3 STARS - THOUGHT-PROVOKING
It is hard to estimate the impact the that Star Wars myth has had upon our culture. For those of us who love science fiction and whose imaginations have been captivated by this mythology created by George Lucas, his current film provides the final pieces of a puzzle that has been incomplete in the playrooms of our psyches since 1977. This third episode is the lynchpin for the series of six episodes which began with the filming of the fourth episode followed by two more films telling how the story ends before going back decades later and revealing the first three episodes of how the story begins. The genius of such story-telling is obvious: we know the tale has a happy ending and "The Force" is balanced with the redemption of the universe.
But this method also has inherent problems. Since everyone knows how the story ends, the suspense of the battles within this middle chapter comes not from wondering who lives and who dies, but how and why. The answers that are given feel anticlimactic as we realize that we all had intuitively, and perhaps even with more imagination than the filmmaker, formed the shape of this final piece years ago. But like all puzzles, as we put into place the final piece and step back to view its obvious fit, the picture which is now complete provides us with a generous amount of both pleasure and sadness at its completion.
The Star Wars myth tells of a war taking place within the stars of a galaxy far away and long ago. Though it is filled with battleships and deathstars, cloned fighters and phasors, it is not primarily a physical war but a spiritual one. It is a war between the "good" Jedi Knights and the "evil" Sith Lords.
Most world religions agree with this belief: there is a struggle of galactic dimensions on the spiritual plane. However, Lucas does not make his war an allegory of any specific religious system. Instead he weaves together a patchwork of spiritual beliefs.
For example, the Christian teaching of personal sacrifice is found in the life of a Jedi named Obi-Wan Kenobi (Ewan McGregor) who willingly "gave his life" for his friends in Episode IV. In this Episode III, the Buddhist teaching of the fourth Noble Truth is found in the words of a Jedi named Yoda (voice by Frank Oz). When the young Jedi apprentice Anakin Skywalker (Hayden Christensen) has a dream that his pregnant wife, Padme (Natalie Portman) will die in childbirth, Yoda counsels him to let go of his desire for her. In addition he counsels Anakin to see death as the natural part of life that releases her to be absorbed into "The Force."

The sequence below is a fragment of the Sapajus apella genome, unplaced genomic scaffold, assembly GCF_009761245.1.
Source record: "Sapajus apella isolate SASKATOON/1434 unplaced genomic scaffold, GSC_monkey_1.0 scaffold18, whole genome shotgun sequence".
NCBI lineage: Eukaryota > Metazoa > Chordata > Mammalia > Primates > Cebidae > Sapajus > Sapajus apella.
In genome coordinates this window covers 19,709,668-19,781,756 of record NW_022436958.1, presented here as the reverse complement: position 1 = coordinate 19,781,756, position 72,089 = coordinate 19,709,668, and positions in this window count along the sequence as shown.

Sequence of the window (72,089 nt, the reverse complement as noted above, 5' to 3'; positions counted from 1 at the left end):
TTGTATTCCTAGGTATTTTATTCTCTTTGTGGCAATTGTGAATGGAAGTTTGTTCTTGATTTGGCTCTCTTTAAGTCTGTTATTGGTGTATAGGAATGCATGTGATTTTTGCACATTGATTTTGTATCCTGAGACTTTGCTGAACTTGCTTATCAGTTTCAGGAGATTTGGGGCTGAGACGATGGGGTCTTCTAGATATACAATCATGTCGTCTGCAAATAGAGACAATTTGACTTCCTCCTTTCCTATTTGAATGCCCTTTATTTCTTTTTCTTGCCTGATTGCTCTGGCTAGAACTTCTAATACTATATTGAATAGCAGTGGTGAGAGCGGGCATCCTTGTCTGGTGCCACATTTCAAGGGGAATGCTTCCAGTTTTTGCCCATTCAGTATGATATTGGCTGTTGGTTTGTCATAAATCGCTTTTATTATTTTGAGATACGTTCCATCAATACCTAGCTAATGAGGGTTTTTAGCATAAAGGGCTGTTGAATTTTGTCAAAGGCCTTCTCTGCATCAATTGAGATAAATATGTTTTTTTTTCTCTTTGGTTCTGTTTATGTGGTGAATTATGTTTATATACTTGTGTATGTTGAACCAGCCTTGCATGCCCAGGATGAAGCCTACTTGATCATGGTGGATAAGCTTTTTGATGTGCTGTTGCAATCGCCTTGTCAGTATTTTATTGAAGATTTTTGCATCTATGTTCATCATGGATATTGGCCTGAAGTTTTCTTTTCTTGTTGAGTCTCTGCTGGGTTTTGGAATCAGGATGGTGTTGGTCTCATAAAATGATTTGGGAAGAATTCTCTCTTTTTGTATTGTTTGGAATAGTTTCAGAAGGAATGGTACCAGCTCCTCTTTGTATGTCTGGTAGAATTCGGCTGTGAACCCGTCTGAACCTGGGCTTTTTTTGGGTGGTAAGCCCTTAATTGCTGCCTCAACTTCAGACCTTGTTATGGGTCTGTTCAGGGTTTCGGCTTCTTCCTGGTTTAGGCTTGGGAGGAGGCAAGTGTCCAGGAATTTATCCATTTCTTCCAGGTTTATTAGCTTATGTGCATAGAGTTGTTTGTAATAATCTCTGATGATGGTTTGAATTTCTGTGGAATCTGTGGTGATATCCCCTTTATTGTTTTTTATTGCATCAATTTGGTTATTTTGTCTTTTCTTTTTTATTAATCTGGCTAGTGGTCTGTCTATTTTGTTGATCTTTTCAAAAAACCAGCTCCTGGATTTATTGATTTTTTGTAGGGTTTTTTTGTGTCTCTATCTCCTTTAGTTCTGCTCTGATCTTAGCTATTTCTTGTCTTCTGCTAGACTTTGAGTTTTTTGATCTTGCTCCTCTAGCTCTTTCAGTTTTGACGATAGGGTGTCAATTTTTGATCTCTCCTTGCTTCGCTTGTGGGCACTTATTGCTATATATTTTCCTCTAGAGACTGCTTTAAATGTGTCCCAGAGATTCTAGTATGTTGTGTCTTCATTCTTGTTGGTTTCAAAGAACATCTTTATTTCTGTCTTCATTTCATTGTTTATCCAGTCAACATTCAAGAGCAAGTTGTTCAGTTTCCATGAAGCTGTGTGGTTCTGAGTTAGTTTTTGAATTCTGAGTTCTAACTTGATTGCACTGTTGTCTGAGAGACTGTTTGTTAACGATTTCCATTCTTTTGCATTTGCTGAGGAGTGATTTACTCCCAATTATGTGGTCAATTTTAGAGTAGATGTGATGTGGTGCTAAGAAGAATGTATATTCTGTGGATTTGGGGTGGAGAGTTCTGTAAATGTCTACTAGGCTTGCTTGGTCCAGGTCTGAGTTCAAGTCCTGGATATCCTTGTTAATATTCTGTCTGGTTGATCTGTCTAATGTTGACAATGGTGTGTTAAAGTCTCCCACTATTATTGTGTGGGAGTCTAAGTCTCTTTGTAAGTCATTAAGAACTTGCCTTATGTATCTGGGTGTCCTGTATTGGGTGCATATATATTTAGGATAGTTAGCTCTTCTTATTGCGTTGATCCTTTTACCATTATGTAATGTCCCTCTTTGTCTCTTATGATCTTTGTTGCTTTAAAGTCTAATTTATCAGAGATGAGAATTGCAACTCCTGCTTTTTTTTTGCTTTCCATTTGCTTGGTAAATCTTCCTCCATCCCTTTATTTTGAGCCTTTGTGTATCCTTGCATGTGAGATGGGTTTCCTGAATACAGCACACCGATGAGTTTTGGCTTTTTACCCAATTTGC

This immersion into "The Force" is similar to the Hindu concept of a person being set free from repeated reincarnations and reaching Nirvana, which is the name for the Hindu intangible energy that created the universe.
Within the universe created by Lucas, there is no "God" in the Christian sense that intervenes in the spiritual battle. The Force itself is a power which can be used for good or for evil. Both the Jedi and the Sith use the power of "The Force" for the purposes they believe to be most beneficial for them. The Jedi believe it is most beneficial to assure the democratic freedom of the republic, and so they use "The Force" to fight the Sith who threaten democracy. The Sith believe it is most beneficial to establish an empire of imposed peace by military and dark power and so they fight to destroy the Jedi. Both believe in the complete destruction of the other. It is a spiritual battle without a God or a savior.
There is, however, prophecy: a prophecy of one who will come and "balance the force" so that the killing will stop. It is a prophecy that is unexpectedly fulfilled by the redemption of a villain of universal proportions in the final moments of the myth.
The political, social and spiritual symbols within the myth are so many and varied that Star Wars is a tale that resonates with all of us and yet ultimately does not answer the questions its battles raise in us..
- How old were you when you saw your first episode of Star Wars? Which episode was it? How did you respond to it?
- In this third episode as the lynchpin is put into place, we discover the "fall" of Anakin Skywalker and the "birth" of the Sith Lord, Darth Vader. What do you believe were the factors that caused him to embrace the "dark side of The Force"?
- The power to use "The Force" to kill by both the Jedi Knights and the Sith Lords is disconcerting. Do you believe in an "impersonal Force" or a "personal God" who gets involved in your life? Why or why not?
- The use of the words "justice" and "peace" by Chancellor Palpatine (Ian McDiarmid) to convince Anakin to become his apprentice betrayed their misuse. Have you ever been deceived by people who use such words to get you to do something evil?
- The promise of Palpatine to give Anakin power over death is a universal longing. Do you believe such power is within our control? When Anakin is near death and Palpatine resuscitates him by implementing him within an artificial life-suit, do you believe this is what he had meant by his promise to give him eternal life?